VanAssist: the driverless delivery vehicle of the future
Test vehicle shows how efficiently driverless vehicles save walking and driving distances on parcel tours. The project focus is on supporting the human workforce. Test in normal traffic planned with VanAssist vehicle
DPD is shaping the future: innovative solutions are required to deal with the 40% increase in the number of parcels transported annually in Germany to around 5.7 billion by the year 2025. This is why the parcel service provider is actively working on new and sustainable delivery concepts to meet the growth in demand. VanAssist is the name of a cooperative project with partners from science and industry which aims to conserve personnel resources, relieve traffic density in conurbations and promote a reduction in emissions. The result is an autonomous electric delivery vehicle.
During its development the partners involved focused on designing the autonomous vehicle in such a way that it can meet the constantly increasing demands on the last mile of parcel delivery. Above all the walking and driving distances involved in a parcel tour need to be optimised. Accordingly, thanks to intelligent navigation software the test vehicle is able to independently navigate to stopping points and react in real time to changes in the traffic situation.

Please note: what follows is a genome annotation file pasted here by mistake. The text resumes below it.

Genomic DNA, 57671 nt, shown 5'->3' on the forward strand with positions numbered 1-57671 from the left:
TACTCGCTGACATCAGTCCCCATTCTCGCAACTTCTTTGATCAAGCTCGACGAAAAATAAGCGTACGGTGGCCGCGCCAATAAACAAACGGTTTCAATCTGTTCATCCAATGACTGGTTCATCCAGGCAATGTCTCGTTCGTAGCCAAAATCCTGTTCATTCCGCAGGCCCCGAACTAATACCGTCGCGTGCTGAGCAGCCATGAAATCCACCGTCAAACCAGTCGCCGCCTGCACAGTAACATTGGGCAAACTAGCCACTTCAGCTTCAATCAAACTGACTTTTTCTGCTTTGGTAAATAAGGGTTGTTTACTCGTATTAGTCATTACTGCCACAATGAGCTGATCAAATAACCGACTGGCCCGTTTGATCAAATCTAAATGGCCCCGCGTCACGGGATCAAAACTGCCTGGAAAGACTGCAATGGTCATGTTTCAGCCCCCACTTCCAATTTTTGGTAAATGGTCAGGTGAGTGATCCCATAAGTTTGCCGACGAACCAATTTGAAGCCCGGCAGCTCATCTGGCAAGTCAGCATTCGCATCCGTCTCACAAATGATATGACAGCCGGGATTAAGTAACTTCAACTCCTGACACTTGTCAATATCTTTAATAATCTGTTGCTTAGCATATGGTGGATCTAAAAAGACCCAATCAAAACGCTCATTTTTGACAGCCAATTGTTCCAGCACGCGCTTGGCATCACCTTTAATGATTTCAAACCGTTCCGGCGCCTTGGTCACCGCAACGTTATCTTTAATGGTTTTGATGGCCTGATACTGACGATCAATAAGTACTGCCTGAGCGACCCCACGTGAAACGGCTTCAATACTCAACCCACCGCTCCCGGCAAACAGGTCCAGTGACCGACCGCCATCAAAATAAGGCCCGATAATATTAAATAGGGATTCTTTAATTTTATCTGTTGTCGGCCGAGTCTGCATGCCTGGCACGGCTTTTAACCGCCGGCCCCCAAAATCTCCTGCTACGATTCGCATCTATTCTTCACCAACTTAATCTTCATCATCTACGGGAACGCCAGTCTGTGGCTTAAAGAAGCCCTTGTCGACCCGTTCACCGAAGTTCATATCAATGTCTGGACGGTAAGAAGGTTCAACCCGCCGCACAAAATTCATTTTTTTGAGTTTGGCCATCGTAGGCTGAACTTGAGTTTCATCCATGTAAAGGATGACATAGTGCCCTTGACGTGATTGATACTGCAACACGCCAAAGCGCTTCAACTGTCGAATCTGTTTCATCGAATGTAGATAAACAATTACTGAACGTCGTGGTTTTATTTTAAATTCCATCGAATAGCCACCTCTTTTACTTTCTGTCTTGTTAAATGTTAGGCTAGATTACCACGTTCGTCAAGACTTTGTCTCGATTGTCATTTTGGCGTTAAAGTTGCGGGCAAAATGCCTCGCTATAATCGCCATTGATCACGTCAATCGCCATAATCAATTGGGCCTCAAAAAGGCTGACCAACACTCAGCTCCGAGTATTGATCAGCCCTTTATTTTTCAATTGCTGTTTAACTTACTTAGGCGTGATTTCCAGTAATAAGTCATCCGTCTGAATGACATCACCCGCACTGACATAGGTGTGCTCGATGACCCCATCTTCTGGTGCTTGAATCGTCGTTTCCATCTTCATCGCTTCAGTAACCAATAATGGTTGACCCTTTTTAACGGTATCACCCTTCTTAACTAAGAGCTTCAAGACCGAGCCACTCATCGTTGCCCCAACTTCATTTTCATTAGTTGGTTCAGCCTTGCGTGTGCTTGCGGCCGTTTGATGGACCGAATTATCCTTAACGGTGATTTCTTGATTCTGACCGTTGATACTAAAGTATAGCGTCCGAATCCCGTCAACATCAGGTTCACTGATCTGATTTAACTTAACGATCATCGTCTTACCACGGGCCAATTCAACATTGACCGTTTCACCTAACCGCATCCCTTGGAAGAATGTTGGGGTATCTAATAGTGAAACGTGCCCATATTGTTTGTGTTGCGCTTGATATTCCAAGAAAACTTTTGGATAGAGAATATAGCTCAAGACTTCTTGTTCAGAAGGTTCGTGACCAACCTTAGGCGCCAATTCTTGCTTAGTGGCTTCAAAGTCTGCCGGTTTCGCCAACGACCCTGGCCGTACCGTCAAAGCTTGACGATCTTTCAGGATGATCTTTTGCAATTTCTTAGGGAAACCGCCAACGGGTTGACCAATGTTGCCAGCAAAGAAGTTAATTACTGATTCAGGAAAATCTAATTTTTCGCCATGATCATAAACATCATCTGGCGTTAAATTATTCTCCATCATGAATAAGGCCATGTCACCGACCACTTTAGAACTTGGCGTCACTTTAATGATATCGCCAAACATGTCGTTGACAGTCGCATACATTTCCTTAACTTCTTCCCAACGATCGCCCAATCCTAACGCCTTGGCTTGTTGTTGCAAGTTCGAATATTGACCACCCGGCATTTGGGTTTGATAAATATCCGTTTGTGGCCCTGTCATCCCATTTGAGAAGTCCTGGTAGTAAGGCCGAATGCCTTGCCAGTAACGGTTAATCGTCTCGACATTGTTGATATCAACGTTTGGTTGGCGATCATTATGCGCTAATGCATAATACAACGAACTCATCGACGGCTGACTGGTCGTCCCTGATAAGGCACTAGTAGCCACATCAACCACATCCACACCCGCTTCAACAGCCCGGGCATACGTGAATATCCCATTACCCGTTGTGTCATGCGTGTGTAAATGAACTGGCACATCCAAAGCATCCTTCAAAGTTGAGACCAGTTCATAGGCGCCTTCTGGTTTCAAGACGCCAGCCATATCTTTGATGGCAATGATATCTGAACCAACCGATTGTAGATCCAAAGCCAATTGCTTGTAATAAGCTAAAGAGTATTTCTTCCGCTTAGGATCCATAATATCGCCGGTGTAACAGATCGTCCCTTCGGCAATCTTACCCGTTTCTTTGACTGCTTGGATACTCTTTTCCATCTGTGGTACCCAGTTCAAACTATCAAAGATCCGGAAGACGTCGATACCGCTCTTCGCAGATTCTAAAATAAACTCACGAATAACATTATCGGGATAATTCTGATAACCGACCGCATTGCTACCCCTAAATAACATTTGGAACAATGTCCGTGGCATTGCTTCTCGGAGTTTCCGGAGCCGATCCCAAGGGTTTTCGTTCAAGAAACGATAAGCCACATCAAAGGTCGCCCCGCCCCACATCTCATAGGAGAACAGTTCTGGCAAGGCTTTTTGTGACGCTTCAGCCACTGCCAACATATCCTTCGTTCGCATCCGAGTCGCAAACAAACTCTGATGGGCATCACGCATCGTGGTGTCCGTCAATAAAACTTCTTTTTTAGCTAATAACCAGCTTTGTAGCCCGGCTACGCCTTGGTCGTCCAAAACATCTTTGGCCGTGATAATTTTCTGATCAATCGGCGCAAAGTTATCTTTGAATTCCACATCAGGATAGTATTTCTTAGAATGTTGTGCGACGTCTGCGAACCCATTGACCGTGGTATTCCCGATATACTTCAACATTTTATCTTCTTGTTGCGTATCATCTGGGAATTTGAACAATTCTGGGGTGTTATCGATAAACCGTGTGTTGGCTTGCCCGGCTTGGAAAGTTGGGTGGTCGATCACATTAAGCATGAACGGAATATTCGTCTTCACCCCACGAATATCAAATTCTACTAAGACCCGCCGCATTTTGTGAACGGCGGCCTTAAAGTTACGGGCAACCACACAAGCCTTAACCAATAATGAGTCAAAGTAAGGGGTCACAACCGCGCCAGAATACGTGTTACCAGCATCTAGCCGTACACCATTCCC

VanAssist points to future requirements
For DPD Germany the VanAssist funding project has shown above all what developments are needed to integrate autonomous delivery vehicles into everyday operations.
Our tests have shown that we need a control centre which can intervene whenever something unforeseen happens on the tour that prevents the vehicle from deciding on its own what to do. This could be an obscured sensor or a blocked road, for example. We have realised that we need to fundamentally rethink our route planning. In future we will not just need to know the address to which we deliver a parcel, but also the nearby stopping points for this parcel which we can identify and store in the system.
For cities, too, there will be new challenges in the implementation of autonomous driving and delivery solutions. "On the one hand we need standardised intelligent traffic lights and traffic signs. On the other we need loading zones that can be reserved specifically for delivery vehicles to which our vans can navigate", says Seber. To enable further work and research on the topic of autonomous driving, as a next step the test vehicle is to be used on the road in a practical trial. So far it has only been possible to assess its performance on a university test site.